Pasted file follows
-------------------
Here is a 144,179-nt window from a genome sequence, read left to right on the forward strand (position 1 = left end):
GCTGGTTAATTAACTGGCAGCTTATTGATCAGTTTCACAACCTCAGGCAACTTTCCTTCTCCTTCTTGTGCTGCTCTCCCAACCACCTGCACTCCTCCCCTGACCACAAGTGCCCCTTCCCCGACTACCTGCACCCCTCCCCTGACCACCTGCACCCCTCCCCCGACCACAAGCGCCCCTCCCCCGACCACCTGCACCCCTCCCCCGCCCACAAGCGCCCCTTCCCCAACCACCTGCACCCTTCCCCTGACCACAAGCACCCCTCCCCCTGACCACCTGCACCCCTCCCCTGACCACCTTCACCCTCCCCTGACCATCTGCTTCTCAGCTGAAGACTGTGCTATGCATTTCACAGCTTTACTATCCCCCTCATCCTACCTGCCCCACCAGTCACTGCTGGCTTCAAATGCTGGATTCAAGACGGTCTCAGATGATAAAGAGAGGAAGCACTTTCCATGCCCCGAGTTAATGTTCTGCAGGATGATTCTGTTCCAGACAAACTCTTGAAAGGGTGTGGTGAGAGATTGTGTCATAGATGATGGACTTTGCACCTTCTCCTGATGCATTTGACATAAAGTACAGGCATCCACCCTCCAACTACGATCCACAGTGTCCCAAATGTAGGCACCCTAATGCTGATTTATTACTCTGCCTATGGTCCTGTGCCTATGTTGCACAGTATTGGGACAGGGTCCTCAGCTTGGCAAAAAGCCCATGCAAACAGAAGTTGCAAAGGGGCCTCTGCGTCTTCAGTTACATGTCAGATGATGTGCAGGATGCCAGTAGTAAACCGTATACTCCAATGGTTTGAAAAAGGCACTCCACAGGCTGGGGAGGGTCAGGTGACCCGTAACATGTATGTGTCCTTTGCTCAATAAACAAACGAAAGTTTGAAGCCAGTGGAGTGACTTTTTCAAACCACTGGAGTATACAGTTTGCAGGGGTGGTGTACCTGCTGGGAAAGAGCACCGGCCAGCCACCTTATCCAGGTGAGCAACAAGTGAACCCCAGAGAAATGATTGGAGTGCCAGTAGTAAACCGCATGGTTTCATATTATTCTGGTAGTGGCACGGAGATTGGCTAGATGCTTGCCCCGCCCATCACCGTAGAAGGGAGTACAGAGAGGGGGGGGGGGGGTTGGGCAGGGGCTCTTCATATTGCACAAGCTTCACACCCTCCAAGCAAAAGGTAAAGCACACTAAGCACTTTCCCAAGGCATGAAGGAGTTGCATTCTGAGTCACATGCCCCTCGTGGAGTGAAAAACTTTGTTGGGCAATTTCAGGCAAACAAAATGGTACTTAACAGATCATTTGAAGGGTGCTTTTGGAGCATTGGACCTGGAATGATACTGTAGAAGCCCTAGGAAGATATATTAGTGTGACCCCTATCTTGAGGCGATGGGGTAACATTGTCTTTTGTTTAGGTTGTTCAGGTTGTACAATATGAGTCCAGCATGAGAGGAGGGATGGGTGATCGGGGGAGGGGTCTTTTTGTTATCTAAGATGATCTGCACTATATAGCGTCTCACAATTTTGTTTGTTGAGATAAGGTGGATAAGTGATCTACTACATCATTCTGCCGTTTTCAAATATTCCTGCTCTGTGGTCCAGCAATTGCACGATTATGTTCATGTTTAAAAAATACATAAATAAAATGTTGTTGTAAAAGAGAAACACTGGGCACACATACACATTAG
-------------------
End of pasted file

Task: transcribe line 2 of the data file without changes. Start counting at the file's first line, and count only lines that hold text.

GCTGGTTAATTAACTGGCAGCTTATTGATCAGTTTCACAACCTCAGGCAACTTTCCTTCTCCTTCTTGTGCTGCTCTCCCAACCACCTGCACTCCTCCCCTGACCACAAGTGCCCCTTCCCCGACTACCTGCACCCCTCCCCTGACCACCTGCACCCCTCCCCCGACCACAAGCGCCCCTCCCCCGACCACCTGCACCCCTCCCCCGCCCACAAGCGCCCCTTCCCCAACCACCTGCACCCTTCCCCTGACCACAAGCACCCCTCCCCCTGACCACCTGCACCCCTCCCCTGACCACCTTCACCCTCCCCTGACCATCTGCTTCTCAGCTGAAGACTGTGCTATGCATTTCACAGCTTTACTATCCCCCTCATCCTACCTGCCCCACCAGTCACTGCTGGCTTCAAATGCTGGATTCAAGACGGTCTCAGATGATAAAGAGAGGAAGCACTTTCCATGCCCCGAGTTAATGTTCTGCAGGATGATTCTGTTCCAGACAAACTCTTGAAAGGGTGTGGTGAGAGATTGTGTCATAGATGATGGACTTTGCACCTTCTCCTGATGCATTTGACATAAAGTACAGGCATCCACCCTCCAACTACGATCCACAGTGTCCCAAATGTAGGCACCCTAATGCTGATTTATTACTCTGCCTATGGTCCTGTGCCTATGTTGCACAGTATTGGGACAGGGTCCTCAGCTTGGCAAAAAGCCCATGCAAACAGAAGTTGCAAAGGGGCCTCTGCGTCTTCAGTTACATGTCAGATGATGTGCAGGATGCCAGTAGTAAACCGTATACTCCAATGGTTTGAAAAAGGCACTCCACAGGCTGGGGAGGGTCAGGTGACCCGTAACATGTATGTGTCCTTTGCTCAATAAACAAACGAAAGTTTGAAGCCAGTGGAGTGACTTTTTCAAACCACTGGAGTATACAGTTTGCAGGGGTGGTGTACCTGCTGGGAAAGAGCACCGGCCAGCCACCTTATCCAGGTGAGCAACAAGTGAACCCCAGAGAAATGATTGGAGTGCCAGTAGTAAACCGCATGGTTTCATATTATTCTGGTAGTGGCACGGAGATTGGCTAGATGCTTGCCCCGCCCATCACCGTAGAAGGGAGTACAGAGAGGGGGGGGGGGGGTTGGGCAGGGGCTCTTCATATTGCACAAGCTTCACACCCTCCAAGCAAAAGGTAAAGCACACTAAGCACTTTCCCAAGGCATGAAGGAGTTGCATTCTGAGTCACATGCCCCTCGTGGAGTGAAAAACTTTGTTGGGCAATTTCAGGCAAACAAAATGGTACTTAACAGATCATTTGAAGGGTGCTTTTGGAGCATTGGACCTGGAATGATACTGTAGAAGCCCTAGGAAGATATATTAGTGTGACCCCTATCTTGAGGCGATGGGGTAACATTGTCTTTTGTTTAGGTTGTTCAGGTTGTACAATATGAGTCCAGCATGAGAGGAGGGATGGGTGATCGGGGGAGGGGTCTTTTTGTTATCTAAGATGATCTGCACTATATAGCGTCTCACAATTTTGTTTGTTGAGATAAGGTGGATAAGTGATCTACTACATCATTCTGCCGTTTTCAAATATTCCTGCTCTGTGGTCCAGCAATTGCACGATTATGTTCATGTTTAAAAAATACATAAATAAAATGTTGTTGTAAAAGAGAAACACTGGGCACACATACACATTAG